Given that information is the very foundation of every modern company, so it follows that any loss of business data can be a real disaster. In the latest data security research commissioned by GFI Software and Infinigate UK, almost two-thirds of surveyed companies (58% of them, to be exact) reported data breaches in the last two years. To make matters worse, 37% of these attacks on business data integrity were reported to have been a deliberate act perpetrated from within the company.
“The first major step in improving data security is affording it the priority it needs,” explained Sergio Galindo, chief operating officer at GFI Software. “Luckily, 81% of surveyed IT professionals recognise the prevention of data breaches as one of the top priorities for their IT Department.”
The survey also reveals that only 9% of total IT budgets is dedicated to IT security. According to Galindo, this isn’t nearly enough, and particularly so given the constantly rising level of security threats (such as ransomware).
Lack of management buy-in (54%), insufficient internal resources and skills (48%) and budget limitations (43%) have been recognised as the main challenges to IT security, with 29% of interviewees saying challenges also arise in terms of the lack of suitable solutions.
In addition, the majority of those IT professionals interviewed duly identified the Data Protection Act (53%) and ISO 27001 (52%) as the main drivers of change in the IT security sphere.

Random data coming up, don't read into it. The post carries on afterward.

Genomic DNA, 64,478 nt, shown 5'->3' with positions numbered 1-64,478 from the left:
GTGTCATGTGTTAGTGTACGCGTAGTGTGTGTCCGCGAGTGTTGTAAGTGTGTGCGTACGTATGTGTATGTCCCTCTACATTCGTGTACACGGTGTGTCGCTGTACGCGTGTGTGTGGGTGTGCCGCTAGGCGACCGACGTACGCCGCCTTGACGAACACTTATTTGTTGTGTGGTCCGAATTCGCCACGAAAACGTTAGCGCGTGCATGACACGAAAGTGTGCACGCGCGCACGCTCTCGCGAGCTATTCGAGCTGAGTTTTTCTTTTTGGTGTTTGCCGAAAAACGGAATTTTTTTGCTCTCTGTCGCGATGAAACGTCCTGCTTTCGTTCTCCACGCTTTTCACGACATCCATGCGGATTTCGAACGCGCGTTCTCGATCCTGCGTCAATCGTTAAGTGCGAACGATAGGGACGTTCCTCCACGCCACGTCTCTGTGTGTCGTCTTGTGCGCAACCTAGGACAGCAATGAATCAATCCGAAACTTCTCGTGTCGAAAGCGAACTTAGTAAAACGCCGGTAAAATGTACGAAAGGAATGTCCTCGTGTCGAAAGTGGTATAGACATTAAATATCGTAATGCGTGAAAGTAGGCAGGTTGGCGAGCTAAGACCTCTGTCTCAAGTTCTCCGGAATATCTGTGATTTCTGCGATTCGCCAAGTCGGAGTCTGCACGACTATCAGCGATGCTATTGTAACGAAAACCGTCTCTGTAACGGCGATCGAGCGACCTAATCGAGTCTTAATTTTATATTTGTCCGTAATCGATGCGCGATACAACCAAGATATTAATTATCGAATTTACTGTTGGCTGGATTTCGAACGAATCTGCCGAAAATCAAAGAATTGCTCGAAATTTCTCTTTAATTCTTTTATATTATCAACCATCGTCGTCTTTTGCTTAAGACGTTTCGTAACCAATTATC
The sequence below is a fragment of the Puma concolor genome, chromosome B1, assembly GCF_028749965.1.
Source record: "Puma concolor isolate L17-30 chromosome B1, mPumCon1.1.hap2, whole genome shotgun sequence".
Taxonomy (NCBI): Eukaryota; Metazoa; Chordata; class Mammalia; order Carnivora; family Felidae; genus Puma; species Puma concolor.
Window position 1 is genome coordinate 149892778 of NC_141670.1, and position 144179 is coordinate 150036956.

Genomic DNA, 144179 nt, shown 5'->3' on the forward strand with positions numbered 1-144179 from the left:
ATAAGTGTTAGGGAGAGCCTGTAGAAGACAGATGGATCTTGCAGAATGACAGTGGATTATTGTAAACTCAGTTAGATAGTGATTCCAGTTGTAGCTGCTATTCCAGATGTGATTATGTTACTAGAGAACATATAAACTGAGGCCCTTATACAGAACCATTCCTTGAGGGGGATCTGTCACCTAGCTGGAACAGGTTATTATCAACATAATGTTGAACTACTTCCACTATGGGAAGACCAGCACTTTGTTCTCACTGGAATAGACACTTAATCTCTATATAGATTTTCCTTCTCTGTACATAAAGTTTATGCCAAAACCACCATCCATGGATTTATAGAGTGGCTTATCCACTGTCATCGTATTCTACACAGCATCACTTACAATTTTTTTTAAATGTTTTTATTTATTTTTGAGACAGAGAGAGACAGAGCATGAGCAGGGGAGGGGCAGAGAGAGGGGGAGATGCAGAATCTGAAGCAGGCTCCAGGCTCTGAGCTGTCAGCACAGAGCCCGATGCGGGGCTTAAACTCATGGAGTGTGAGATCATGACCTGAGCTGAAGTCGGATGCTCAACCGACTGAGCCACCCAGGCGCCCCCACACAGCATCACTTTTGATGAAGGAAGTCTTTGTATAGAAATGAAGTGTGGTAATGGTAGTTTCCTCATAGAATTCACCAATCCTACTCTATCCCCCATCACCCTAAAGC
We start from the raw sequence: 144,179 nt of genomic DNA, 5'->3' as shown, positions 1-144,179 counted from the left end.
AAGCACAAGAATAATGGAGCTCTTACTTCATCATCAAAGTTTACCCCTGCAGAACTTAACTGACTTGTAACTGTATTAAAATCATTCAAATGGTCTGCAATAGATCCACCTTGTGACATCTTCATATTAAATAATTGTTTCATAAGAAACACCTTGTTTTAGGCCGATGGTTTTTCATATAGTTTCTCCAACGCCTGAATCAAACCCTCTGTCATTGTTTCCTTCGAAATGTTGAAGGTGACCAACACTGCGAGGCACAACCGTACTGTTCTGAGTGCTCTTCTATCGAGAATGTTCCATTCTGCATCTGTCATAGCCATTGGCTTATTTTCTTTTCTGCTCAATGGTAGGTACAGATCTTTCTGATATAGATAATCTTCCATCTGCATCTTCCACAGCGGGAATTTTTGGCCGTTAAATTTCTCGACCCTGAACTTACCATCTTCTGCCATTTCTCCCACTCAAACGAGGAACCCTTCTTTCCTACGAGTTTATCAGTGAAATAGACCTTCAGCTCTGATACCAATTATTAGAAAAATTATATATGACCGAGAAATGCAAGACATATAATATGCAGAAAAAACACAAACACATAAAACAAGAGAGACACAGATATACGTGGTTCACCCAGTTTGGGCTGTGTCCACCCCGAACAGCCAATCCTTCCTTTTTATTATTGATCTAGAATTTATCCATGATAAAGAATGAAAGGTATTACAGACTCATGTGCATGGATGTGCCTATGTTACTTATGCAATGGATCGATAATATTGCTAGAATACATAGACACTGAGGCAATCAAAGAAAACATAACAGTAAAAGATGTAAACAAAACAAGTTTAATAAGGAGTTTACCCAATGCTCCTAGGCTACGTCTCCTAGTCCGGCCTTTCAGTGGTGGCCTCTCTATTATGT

“New trends are bringing new challenges for practising IT managers,” emphasised Chris Payne, senior technical consultant at Infinigate UK. “61% of surveyed organisations already have a BYOD policy in place, allowing employees to access internal resources through privately-owned mobile devices, while 71% of them are identifying the Internet of Things as the next major threat to IT security. Only 25% of respondents stated they’re completely confident in their organisation being able to successfully tackle security incidents. This is really disappointing given the fact that there are many affordable tools which can simplify infrastructure administration and improve IT security.”
81% of respondents to the survey claim that preventing data breaches, along with increasing cloud security, are among their organisations’ highest priorities. In contrast, 89% of respondents’ organisations undertake a review of their IT security when a high-profile breach is reported in the media, potentially indicating “a lack of complete confidence” in their current readiness.
Participants in this research exercise were IT decision-makers from UK-based organisations with 200-1,000 employees, spread across a range of industries including the public sector. The survey was conducted in April this year by technology market research company Vanson Bourne.